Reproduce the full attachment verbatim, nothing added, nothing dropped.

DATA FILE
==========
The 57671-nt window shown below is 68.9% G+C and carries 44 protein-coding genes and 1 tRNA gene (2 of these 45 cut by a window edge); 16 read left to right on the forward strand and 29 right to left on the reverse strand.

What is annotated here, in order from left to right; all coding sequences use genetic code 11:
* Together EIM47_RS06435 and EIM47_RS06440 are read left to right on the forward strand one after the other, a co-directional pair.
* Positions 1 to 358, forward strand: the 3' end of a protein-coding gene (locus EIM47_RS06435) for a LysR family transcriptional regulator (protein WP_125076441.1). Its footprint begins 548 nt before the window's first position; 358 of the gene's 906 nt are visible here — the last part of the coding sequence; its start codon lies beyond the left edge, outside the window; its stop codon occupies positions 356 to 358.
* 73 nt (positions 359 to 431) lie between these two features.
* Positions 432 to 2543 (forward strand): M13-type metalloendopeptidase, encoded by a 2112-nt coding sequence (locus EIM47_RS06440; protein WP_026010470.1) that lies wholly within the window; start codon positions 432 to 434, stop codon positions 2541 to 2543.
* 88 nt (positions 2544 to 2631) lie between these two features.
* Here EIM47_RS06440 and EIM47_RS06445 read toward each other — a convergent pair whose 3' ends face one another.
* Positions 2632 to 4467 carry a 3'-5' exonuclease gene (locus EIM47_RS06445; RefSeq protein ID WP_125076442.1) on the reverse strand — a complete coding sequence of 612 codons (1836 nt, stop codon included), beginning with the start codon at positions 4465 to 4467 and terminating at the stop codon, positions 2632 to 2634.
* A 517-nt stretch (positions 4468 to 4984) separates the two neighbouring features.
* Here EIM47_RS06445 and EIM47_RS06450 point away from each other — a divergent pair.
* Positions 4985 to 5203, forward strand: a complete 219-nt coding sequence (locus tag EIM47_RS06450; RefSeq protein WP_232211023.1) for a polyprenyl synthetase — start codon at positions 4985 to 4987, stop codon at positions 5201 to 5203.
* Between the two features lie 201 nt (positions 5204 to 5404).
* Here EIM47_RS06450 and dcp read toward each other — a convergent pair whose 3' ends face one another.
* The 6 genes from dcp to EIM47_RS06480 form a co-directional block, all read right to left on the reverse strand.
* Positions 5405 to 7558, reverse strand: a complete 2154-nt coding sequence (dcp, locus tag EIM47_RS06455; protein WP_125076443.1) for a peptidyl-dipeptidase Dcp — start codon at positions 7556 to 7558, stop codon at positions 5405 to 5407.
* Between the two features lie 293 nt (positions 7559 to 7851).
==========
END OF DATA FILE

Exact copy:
The 57671-nt window shown below is 68.9% G+C and carries 44 protein-coding genes and 1 tRNA gene (2 of these 45 cut by a window edge); 16 read left to right on the forward strand and 29 right to left on the reverse strand.

What is annotated here, in order from left to right; all coding sequences use genetic code 11:
* Together EIM47_RS06435 and EIM47_RS06440 are read left to right on the forward strand one after the other, a co-directional pair.
* Positions 1 to 358, forward strand: the 3' end of a protein-coding gene (locus EIM47_RS06435) for a LysR family transcriptional regulator (protein WP_125076441.1). Its footprint begins 548 nt before the window's first position; 358 of the gene's 906 nt are visible here — the last part of the coding sequence; its start codon lies beyond the left edge, outside the window; its stop codon occupies positions 356 to 358.
* 73 nt (positions 359 to 431) lie between these two features.
* Positions 432 to 2543 (forward strand): M13-type metalloendopeptidase, encoded by a 2112-nt coding sequence (locus EIM47_RS06440; protein WP_026010470.1) that lies wholly within the window; start codon positions 432 to 434, stop codon positions 2541 to 2543.
* 88 nt (positions 2544 to 2631) lie between these two features.
* Here EIM47_RS06440 and EIM47_RS06445 read toward each other — a convergent pair whose 3' ends face one another.
* Positions 2632 to 4467 carry a 3'-5' exonuclease gene (locus EIM47_RS06445; RefSeq protein ID WP_125076442.1) on the reverse strand — a complete coding sequence of 612 codons (1836 nt, stop codon included), beginning with the start codon at positions 4465 to 4467 and terminating at the stop codon, positions 2632 to 2634.
* A 517-nt stretch (positions 4468 to 4984) separates the two neighbouring features.
* Here EIM47_RS06445 and EIM47_RS06450 point away from each other — a divergent pair.
* Positions 4985 to 5203, forward strand: a complete 219-nt coding sequence (locus tag EIM47_RS06450; RefSeq protein WP_232211023.1) for a polyprenyl synthetase — start codon at positions 4985 to 4987, stop codon at positions 5201 to 5203.
* Between the two features lie 201 nt (positions 5204 to 5404).
* Here EIM47_RS06450 and dcp read toward each other — a convergent pair whose 3' ends face one another.
* The 6 genes from dcp to EIM47_RS06480 form a co-directional block, all read right to left on the reverse strand.
* Positions 5405 to 7558, reverse strand: a complete 2154-nt coding sequence (dcp, locus tag EIM47_RS06455; protein WP_125076443.1) for a peptidyl-dipeptidase Dcp — start codon at positions 7556 to 7558, stop codon at positions 5405 to 5407.
* Between the two features lie 293 nt (positions 7559 to 7851).